In terms of accuracy, the cover of To Be Kind couldn’t be more precise. A crying baby, nothing more. It’s all ear numbing with no substance. While the length certainly stretches this fact out, To Be Kind is certainly a detailed album, with intricacies spanning its course, something I commend. However, when nearly every song, sometimes in multiple places, simply builds up to a momentous guitar and drum smattering puncturing the eardrums all those pristine elements get swallowed up into trite musical simplicities for the sake of harsh exposure. In fact, I counted seven instances (six tracks, twice for the two halves of Bring The Sun/Toussaint L’Ouverture) where the ending is simply a messy collage of aggressive instrumentations for the sake of loudness in ‘grand’ style. And while I do see the point in inserting that sparingly into your album, doing it seven times over ten tracks at the same time interval is simply uncalled for and only shows the limitations of the palate the artist is working with. Take Kirsten Supine as an example of this watered down style. What begins as a slow-churning mystical track featuring St.Vincent with backing vocals and twinkling percussion taps over an ever-looming guitar riff builds beautifully until, for no reason other than repeated intensity, the tracks screeches blaringly with a barrage of sounds until its halt.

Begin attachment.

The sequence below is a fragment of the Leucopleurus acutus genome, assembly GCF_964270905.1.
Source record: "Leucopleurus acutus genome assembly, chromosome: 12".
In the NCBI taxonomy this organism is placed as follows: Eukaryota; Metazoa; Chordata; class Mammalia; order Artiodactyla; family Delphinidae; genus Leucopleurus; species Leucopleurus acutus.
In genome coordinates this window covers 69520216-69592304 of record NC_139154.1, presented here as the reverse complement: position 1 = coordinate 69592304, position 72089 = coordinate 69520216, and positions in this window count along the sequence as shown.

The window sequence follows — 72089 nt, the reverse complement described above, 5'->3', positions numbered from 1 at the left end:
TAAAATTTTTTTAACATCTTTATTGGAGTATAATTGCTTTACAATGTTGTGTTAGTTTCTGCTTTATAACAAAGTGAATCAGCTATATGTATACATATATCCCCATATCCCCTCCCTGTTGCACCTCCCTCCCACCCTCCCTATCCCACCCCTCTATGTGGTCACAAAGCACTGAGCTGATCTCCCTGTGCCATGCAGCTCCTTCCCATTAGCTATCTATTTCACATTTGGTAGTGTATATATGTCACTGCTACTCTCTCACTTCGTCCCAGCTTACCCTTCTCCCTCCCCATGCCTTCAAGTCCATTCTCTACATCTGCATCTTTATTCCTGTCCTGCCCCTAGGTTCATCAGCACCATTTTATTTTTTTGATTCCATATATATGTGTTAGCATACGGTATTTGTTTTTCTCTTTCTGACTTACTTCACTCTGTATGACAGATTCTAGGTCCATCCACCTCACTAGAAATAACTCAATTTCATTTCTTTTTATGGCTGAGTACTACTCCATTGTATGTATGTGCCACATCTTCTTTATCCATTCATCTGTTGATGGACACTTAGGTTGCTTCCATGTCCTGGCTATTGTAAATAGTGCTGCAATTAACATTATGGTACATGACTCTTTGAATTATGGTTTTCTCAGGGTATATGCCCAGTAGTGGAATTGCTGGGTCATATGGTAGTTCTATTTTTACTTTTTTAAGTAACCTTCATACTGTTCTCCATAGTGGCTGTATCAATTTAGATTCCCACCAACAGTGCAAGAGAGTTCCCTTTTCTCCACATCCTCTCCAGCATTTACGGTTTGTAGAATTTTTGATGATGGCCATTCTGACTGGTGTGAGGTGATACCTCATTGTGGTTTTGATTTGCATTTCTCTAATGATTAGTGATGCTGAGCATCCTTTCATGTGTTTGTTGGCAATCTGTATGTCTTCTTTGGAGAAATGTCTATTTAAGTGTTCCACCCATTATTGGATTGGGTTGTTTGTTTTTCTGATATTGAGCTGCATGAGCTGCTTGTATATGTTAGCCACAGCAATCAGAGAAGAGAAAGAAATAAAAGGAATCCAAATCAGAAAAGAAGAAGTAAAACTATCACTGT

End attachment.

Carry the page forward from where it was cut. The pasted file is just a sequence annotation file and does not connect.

While the instrumentation is nothing spectacular and, in most cases, rather dull and meaningless, certain additives help pull To Be Kind out of the gutter. A Little God In My Hands showcases this, throwing in off-wall synth cues and a repeated, groovy piano piece to set the track from all the other tumultuous sounds smeared around it. Other tracks feature these flashes of intrigue, such as She Loves Us, which uses chimes and echoed voices in combination with drum loops to create a hypnotic, fearful listen. Unfortunately these rare oddities are few and far between, which is due in large part to the length. The tension Swans’ music creates is undeniable. It’s a constant bombardment of explosive instrumentations, matched only with elongated periods of eerie quietness, much like a migraine that subsides in its enormity despite the enduring pain still being felt. The obtuse, unnecessary, and entirely unwarranted length of the piece only drives home this misery further, which, to some, would be considered a positive. To me, as with many others, the album is torture. Not in the sense of someone consistently bashing your head on a wall, for that would be over much quicker, but rather someone simply pressing it to the concrete surface, for eternity, until you go mad.